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When Should Mom Give Up The Car Keys?

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When Should Mom Give Up The Car Keys?

This month my mom will be 88 years old. And sitting in the garage of her condo where she lives alone is her huge 2000 Cadillac in mint condition with only 50,000 miles on it.

“Mom,” I said, “how much are you driving your car?”

“I only drive to the grocery store.” Then silence. “And to the post office to mail you cookies, the ones you love.” More silence.

If you have older parents who still drive, you know that’s when it gets awkward. When you wonder, “Is this the right time to step in?” We want our parents to remain independent. But we also want them, and the people around them, to be safe.

As an article in the August issue of Psychiatric Times pointed out, there are 22 million older adults (78 percent) still driving with a valid driver’s license. And with 79.6 million baby boomers out there, those numbers are going to keep increasing.

We all know that with age, we react slower, see less well, and find it more challenging to multitask. Throw in the possibility of mild dementia and Parkinson’s disease and it’s not surprising that drivers older than 80 have the highest rate of accidents of every other group – except teenagers. So like many of you, I’ve got to deal with the car keys of both groups because I have a teenage son. But that’s another blog.

Now I’m not saying that every individual over a certain age should stop driving. Many are excellent drivers. But there are no standardized national guidelines for what constitutes a “dangerous” driver.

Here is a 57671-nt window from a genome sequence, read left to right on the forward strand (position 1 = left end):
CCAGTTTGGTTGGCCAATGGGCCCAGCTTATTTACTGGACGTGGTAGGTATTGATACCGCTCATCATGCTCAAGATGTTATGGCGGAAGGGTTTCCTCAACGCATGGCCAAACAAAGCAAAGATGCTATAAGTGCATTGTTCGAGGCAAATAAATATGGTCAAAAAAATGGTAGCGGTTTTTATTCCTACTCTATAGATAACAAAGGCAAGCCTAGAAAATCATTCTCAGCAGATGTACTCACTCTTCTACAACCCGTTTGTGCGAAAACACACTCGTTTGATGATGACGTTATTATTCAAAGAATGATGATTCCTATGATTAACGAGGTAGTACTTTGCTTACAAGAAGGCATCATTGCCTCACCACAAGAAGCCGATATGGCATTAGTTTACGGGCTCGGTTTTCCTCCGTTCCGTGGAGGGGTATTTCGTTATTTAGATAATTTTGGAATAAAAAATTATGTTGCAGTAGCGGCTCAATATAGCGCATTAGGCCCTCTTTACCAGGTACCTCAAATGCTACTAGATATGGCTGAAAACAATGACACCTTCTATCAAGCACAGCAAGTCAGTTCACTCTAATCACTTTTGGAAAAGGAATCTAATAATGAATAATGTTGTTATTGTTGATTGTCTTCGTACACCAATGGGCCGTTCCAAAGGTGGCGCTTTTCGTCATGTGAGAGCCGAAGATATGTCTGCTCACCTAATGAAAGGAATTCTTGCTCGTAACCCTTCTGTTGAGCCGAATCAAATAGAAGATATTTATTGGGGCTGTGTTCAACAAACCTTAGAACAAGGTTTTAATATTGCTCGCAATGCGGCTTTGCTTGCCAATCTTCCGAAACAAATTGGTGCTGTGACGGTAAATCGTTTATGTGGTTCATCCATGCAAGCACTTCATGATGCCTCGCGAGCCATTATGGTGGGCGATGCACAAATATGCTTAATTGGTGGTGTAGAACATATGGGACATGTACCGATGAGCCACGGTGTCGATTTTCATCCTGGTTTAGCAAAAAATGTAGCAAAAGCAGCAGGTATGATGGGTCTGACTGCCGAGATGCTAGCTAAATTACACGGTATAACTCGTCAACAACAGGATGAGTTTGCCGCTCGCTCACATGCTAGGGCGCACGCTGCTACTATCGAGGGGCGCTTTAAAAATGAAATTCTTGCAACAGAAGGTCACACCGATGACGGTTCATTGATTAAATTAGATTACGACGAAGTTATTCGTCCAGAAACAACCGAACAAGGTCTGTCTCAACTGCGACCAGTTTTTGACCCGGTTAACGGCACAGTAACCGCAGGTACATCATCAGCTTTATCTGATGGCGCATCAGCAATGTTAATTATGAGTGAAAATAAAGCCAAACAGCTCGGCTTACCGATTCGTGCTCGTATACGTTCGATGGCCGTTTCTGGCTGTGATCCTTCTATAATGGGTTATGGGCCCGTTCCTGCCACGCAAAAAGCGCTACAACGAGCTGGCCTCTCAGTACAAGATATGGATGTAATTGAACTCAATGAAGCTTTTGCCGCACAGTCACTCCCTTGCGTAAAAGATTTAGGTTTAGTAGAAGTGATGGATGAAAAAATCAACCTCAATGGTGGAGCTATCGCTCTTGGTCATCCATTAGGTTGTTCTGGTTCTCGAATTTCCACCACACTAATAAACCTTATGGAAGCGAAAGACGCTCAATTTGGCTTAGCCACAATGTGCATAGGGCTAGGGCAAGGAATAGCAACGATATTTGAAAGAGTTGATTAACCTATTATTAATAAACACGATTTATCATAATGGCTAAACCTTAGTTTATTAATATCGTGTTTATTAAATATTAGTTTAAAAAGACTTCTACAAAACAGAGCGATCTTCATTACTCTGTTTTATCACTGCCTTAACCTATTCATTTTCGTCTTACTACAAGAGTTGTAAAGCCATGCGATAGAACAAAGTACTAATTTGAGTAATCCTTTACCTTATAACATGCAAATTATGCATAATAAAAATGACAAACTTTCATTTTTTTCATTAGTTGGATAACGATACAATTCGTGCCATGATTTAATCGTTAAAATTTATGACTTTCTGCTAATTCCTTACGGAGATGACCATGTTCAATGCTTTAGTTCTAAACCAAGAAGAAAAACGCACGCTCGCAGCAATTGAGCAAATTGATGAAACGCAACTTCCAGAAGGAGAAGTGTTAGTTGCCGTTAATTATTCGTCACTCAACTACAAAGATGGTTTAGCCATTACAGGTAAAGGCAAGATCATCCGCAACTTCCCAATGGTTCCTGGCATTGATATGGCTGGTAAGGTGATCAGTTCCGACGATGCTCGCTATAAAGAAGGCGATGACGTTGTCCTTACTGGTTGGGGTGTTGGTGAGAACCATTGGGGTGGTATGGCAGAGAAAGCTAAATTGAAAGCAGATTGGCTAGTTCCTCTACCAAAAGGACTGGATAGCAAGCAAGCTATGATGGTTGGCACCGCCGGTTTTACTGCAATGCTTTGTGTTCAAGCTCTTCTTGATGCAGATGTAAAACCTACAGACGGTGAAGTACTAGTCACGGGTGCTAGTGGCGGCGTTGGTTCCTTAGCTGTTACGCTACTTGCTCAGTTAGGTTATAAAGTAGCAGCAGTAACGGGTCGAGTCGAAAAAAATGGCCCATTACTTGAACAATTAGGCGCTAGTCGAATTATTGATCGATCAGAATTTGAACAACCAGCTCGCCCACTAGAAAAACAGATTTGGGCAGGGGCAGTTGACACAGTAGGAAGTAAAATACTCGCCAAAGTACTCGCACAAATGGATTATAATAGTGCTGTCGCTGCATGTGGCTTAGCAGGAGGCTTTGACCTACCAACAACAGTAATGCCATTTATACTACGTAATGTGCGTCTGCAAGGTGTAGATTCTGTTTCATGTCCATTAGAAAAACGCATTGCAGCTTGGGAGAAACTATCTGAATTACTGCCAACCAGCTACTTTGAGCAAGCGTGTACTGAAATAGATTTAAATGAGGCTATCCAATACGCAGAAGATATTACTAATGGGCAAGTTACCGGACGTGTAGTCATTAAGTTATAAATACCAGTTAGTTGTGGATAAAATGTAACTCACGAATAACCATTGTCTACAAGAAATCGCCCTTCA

Next: Safety tips and helpful ways to assess your parent

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Read more: Aging, Caregiving, Family, Health, Life, Transportation

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Dr. Mache Seibel

Women's health expert and guest speaker Dr. Mache Seibel addresses consumers' critical needs from weight control to HRTmenopause and beyond. He served on the Harvard Medical School faculty for 19 years and is founder of My Menopause Magazine on the Apple Newsstand ( Download the Free App and first Free issue. He works with companies and organizations to bring exciting educational content to consumers. Visit his award-winning website to sign up for his free monthly newsletter.


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12:47AM PDT on Sep 28, 2012

There is a very good article in AARP that gives specific tell tale signs of when to quit driving.

The 3 I remember a. Stopping when there is no stop sign and of course b. running stop signs because you didn't see it or c. being confused at the traffic signal about when its time to turn.

8:43AM PDT on Sep 17, 2012

it's hard

11:21PM PDT on Aug 26, 2012

that's great when someone realizes on their own that they need to give it up...

12:45PM PDT on Aug 19, 2012

taking the keys away from my dad, who by then had advanced Alzheimer's, was devastating for him and my mom. Living half a country away, I hadn't realized how bad he was nor that she was letting him drive so she was not house-bound. Once I visited, I was horrified. I was lucky-- their doctor was alarmed as well and derived a pseudo test for my dad (no structured test was available). I know it prevented my dad from killing himself and my mom (or worse someone else), but the psychological blow was crushing to him. And unfortunately his doctor did not know how to treat the psychological side of Alzheimer's. Still, I strongly advocate talking to your parent's doctor to help if a parent should not drive: get him/her to help. And do get some kind of transportation substitute!

12:08PM PDT on Aug 19, 2012

Some ruthless car salesperson sold anew car to my father in law at age 88. They now have 5 years of car payments on top of it. So how do we broach the subject of him not driving anymore. He has not had an accident yet and is still in god health but is definitely slowing down. I won't let them drive my daughter anywhere anymore. If anyone has a good answer I am open to them.